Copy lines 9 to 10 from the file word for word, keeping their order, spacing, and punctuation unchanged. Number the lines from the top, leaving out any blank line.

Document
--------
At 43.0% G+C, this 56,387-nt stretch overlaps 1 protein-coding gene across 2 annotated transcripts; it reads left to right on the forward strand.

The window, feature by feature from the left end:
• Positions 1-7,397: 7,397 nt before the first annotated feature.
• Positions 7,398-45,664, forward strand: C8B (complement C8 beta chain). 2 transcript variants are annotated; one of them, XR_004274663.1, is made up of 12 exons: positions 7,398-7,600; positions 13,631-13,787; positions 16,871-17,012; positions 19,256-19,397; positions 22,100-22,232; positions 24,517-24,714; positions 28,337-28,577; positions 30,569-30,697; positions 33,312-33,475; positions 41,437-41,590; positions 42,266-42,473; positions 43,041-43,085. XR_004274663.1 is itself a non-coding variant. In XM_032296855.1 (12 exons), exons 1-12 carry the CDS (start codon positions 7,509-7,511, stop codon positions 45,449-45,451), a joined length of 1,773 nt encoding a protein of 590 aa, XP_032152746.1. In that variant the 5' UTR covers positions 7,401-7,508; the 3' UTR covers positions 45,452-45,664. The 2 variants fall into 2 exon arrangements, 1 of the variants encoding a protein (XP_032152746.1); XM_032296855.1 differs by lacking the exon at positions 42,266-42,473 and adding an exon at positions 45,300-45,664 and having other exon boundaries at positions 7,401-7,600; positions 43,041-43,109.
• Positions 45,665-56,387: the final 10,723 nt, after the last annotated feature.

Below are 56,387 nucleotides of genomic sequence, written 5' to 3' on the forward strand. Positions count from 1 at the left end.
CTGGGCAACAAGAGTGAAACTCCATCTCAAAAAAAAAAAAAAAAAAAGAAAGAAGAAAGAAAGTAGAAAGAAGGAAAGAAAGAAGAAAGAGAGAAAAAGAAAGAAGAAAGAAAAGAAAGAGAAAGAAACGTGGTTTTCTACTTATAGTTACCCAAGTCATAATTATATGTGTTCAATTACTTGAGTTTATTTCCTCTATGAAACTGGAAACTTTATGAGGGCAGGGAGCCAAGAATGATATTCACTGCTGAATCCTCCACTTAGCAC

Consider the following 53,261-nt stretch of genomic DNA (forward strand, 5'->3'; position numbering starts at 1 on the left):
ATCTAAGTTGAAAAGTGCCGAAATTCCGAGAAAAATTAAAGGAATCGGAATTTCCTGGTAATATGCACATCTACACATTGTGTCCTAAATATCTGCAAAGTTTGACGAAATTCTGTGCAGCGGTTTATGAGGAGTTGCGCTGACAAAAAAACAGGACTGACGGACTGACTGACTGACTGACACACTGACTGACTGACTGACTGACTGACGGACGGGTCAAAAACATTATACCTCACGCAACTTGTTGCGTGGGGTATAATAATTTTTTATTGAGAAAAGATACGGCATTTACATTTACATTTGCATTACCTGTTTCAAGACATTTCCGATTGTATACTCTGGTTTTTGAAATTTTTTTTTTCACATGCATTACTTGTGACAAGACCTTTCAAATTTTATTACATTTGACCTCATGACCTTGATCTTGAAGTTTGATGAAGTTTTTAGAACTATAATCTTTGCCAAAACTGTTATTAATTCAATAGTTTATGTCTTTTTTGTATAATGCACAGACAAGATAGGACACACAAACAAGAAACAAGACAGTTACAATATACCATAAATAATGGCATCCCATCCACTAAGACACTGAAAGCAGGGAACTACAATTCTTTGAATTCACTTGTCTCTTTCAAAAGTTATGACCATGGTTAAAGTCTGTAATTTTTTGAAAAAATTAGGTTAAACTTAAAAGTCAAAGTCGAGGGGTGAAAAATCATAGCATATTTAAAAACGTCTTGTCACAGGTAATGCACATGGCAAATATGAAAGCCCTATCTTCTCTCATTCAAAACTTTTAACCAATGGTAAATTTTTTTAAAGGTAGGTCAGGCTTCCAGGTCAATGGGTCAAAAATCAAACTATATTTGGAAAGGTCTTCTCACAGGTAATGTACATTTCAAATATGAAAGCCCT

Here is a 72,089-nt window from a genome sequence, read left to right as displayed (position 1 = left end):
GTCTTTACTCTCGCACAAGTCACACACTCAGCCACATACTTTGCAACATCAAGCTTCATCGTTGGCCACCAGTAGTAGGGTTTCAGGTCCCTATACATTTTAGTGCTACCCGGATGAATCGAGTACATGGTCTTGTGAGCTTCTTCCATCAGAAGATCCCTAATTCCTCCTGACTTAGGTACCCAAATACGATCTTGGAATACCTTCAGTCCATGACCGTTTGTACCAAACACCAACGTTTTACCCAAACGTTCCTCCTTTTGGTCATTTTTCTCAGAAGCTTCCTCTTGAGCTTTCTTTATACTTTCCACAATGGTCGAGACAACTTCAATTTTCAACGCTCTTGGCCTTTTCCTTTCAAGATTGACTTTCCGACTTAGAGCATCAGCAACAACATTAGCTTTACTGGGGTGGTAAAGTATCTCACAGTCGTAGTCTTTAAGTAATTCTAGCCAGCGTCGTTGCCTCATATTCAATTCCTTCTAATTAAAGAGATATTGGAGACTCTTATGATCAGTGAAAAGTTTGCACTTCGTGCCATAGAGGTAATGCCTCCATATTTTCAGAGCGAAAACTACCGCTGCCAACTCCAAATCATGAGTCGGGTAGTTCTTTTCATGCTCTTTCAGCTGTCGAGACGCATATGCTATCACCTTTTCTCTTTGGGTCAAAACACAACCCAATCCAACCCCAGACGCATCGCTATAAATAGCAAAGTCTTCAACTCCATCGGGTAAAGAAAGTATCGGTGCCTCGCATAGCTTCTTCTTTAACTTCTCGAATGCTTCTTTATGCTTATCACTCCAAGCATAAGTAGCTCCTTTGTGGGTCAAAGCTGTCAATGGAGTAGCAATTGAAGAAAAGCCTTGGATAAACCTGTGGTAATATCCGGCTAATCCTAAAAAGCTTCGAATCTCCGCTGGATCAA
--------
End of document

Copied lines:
ATCTAAGTTGAAAAGTGCCGAAATTCCGAGAAAAATTAAAGGAATCGGAATTTCCTGGTAATATGCACATCTACACATTGTGTCCTAAATATCTGCAAAGTTTGACGAAATTCTGTGCAGCGGTTTATGAGGAGTTGCGCTGACAAAAAAACAGGACTGACGGACTGACTGACTGACTGACACACTGACTGACTGACTGACTGACTGACGGACGGGTCAAAAACATTATACCTCACGCAACTTGTTGCGTGGGGTATAATAATTTTTTATTGAGAAAAGATACGGCATTTACATTTACATTTGCATTACCTGTTTCAAGACATTTCCGATTGTATACTCTGGTTTTTGAAATTTTTTTTTTCACATGCATTACTTGTGACAAGACCTTTCAAATTTTATTACATTTGACCTCATGACCTTGATCTTGAAGTTTGATGAAGTTTTTAGAACTATAATCTTTGCCAAAACTGTTATTAATTCAATAGTTTATGTCTTTTTTGTATAATGCACAGACAAGATAGGACACACAAACAAGAAACAAGACAGTTACAATATACCATAAATAATGGCATCCCATCCACTAAGACACTGAAAGCAGGGAACTACAATTCTTTGAATTCACTTGTCTCTTTCAAAAGTTATGACCATGGTTAAAGTCTGTAATTTTTTGAAAAAATTAGGTTAAACTTAAAAGTCAAAGTCGAGGGGTGAAAAATCATAGCATATTTAAAAACGTCTTGTCACAGGTAATGCACATGGCAAATATGAAAGCCCTATCTTCTCTCATTCAAAACTTTTAACCAATGGTAAATTTTTTTAAAGGTAGGTCAGGCTTCCAGGTCAATGGGTCAAAAATCAAACTATATTTGGAAAGGTCTTCTCACAGGTAATGTACATTTCAAATATGAAAGCCCT

Here is a 72,089-nt window from a genome sequence, read left to right as displayed (position 1 = left end):